In all these ways and more, the police and prison industrial complex hurt our communities. “Culturally specific” police reforms will not help our communities.
Despite historically massive policing budgets and endless task forces, these reforms have never stopped anti-Asian racism from happening in the first place. We question the city’s decision to supply more funds towards policing of already criminalized communities, rather than the provision of language services and free cultural competency training for business-owners.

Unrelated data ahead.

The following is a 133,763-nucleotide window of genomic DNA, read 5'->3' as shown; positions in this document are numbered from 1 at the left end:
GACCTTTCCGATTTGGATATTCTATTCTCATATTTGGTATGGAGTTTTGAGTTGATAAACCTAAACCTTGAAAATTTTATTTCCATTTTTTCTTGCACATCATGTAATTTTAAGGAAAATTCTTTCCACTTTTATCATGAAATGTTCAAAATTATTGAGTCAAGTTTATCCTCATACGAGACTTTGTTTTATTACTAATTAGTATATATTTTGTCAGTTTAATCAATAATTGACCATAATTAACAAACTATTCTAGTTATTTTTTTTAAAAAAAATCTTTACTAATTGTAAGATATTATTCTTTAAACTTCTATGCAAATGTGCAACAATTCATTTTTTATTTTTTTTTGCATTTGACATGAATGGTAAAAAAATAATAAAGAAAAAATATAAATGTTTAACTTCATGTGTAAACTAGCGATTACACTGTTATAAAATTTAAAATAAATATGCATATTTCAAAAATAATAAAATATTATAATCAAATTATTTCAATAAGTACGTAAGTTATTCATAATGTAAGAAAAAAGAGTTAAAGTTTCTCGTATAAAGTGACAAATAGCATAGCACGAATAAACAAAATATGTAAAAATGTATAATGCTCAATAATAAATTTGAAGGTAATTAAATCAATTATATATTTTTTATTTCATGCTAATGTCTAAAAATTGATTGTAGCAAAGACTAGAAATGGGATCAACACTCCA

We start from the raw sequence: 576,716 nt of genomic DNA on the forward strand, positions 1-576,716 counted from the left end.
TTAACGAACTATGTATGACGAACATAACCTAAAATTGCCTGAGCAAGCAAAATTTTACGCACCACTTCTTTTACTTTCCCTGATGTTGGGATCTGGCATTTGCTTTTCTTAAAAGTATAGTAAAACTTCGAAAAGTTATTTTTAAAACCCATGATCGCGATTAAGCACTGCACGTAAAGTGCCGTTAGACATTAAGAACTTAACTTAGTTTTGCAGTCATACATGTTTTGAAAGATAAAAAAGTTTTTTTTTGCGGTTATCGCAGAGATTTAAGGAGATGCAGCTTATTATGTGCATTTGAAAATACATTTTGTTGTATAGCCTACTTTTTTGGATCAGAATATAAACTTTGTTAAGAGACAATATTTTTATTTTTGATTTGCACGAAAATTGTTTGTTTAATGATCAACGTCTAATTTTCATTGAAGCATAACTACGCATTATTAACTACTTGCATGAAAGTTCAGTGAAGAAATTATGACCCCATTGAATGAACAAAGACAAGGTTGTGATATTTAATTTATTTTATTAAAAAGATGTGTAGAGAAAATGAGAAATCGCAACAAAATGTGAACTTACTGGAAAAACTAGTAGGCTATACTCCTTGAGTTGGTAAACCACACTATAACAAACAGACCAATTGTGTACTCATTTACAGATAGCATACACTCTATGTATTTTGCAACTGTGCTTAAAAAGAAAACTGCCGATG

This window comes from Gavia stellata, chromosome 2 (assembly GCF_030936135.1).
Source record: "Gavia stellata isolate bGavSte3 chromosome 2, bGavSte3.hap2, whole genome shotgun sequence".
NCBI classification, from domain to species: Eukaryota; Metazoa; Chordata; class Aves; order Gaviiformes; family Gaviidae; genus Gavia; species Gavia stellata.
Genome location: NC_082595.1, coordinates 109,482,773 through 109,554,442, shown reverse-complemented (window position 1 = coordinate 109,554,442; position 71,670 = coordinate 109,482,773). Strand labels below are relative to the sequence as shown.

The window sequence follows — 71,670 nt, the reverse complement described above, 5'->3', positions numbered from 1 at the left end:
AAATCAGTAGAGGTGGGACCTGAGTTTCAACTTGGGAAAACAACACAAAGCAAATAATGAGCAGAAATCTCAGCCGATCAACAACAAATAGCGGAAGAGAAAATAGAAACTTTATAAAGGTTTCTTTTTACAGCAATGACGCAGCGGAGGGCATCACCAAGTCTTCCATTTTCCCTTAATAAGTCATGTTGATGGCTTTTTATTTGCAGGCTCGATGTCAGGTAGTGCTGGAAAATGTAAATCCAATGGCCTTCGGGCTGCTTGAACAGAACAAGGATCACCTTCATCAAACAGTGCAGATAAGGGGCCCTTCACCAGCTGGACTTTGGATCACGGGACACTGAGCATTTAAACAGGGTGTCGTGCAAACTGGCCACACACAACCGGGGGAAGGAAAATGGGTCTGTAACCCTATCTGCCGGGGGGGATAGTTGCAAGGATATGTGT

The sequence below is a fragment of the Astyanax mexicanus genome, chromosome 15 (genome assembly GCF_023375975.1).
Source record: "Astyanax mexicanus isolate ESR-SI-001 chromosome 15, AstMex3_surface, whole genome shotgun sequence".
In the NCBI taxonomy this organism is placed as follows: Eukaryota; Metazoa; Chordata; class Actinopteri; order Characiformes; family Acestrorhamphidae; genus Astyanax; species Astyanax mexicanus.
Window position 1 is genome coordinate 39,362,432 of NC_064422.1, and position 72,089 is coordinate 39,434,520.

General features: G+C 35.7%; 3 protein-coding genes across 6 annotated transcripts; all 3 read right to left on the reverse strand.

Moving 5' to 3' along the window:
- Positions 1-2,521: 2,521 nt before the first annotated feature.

We also oppose the uses of hate crime legislation to further expand systems of criminalization. Measures against hate crimes have been used to increase the power of the carceral system, responding to violence through more violence, including harsher sentencing, mandatory minimums, and the death penalty. In 2009, the Obama administration tethered the expansion of hate crime legislation (to include gender, sexuality, and disability) with the funding of U.S. militarization by attaching the bill to the National Defense Authorization Act for 2010. This inextricably links national investments in ‘tolerance’ to the perpetuation of the military industrial complex, eliding the ways the military reproduces and perpetuates violence under the guise of freedom and equality. Further, “tough on crime” policies are often used against communities already marginalized. They obscure the systemic violence of policing and individualizes violent action that, in reality, are the expression of a racist structure. They do not lead to justice nor do they address the root causes of racial violence. In the long fight against racial, sexual, and gendered violence, carceral punishment is not the answer to keeping our communities safe, and we refuse to be used as another excuse to harm people of color, specifically Black folks, in our name.